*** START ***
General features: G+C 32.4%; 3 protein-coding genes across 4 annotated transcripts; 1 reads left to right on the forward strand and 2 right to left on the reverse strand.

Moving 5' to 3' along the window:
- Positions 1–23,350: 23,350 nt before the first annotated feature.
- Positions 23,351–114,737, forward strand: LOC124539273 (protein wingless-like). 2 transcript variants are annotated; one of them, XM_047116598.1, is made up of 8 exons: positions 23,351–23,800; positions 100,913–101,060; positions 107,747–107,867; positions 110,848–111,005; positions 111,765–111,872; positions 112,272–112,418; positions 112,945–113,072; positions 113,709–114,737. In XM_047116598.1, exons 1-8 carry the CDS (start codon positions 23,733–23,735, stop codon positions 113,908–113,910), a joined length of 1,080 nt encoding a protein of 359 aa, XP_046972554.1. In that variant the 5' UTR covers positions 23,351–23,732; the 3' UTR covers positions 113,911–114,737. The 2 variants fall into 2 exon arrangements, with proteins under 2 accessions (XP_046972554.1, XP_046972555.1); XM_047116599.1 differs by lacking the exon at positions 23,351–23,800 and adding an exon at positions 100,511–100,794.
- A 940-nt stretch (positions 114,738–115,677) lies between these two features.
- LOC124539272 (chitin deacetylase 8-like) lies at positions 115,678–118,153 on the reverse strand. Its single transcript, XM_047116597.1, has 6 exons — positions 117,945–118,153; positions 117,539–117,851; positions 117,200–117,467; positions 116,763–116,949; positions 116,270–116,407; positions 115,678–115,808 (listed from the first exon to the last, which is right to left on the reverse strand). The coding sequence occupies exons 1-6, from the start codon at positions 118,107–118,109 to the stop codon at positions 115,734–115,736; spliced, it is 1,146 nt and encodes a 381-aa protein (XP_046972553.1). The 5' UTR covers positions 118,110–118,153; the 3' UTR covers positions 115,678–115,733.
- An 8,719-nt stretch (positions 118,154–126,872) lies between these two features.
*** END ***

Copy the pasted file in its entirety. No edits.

General features: G+C 32.4%; 3 protein-coding genes across 4 annotated transcripts; 1 reads left to right on the forward strand and 2 right to left on the reverse strand.

Moving 5' to 3' along the window:
- Positions 1–23,350: 23,350 nt before the first annotated feature.
- Positions 23,351–114,737, forward strand: LOC124539273 (protein wingless-like). 2 transcript variants are annotated; one of them, XM_047116598.1, is made up of 8 exons: positions 23,351–23,800; positions 100,913–101,060; positions 107,747–107,867; positions 110,848–111,005; positions 111,765–111,872; positions 112,272–112,418; positions 112,945–113,072; positions 113,709–114,737. In XM_047116598.1, exons 1-8 carry the CDS (start codon positions 23,733–23,735, stop codon positions 113,908–113,910), a joined length of 1,080 nt encoding a protein of 359 aa, XP_046972554.1. In that variant the 5' UTR covers positions 23,351–23,732; the 3' UTR covers positions 113,911–114,737. The 2 variants fall into 2 exon arrangements, with proteins under 2 accessions (XP_046972554.1, XP_046972555.1); XM_047116599.1 differs by lacking the exon at positions 23,351–23,800 and adding an exon at positions 100,511–100,794.
- A 940-nt stretch (positions 114,738–115,677) lies between these two features.
- LOC124539272 (chitin deacetylase 8-like) lies at positions 115,678–118,153 on the reverse strand. Its single transcript, XM_047116597.1, has 6 exons — positions 117,945–118,153; positions 117,539–117,851; positions 117,200–117,467; positions 116,763–116,949; positions 116,270–116,407; positions 115,678–115,808 (listed from the first exon to the last, which is right to left on the reverse strand). The coding sequence occupies exons 1-6, from the start codon at positions 118,107–118,109 to the stop codon at positions 115,734–115,736; spliced, it is 1,146 nt and encodes a 381-aa protein (XP_046972553.1). The 5' UTR covers positions 118,110–118,153; the 3' UTR covers positions 115,678–115,733.
- An 8,719-nt stretch (positions 118,154–126,872) lies between these two features.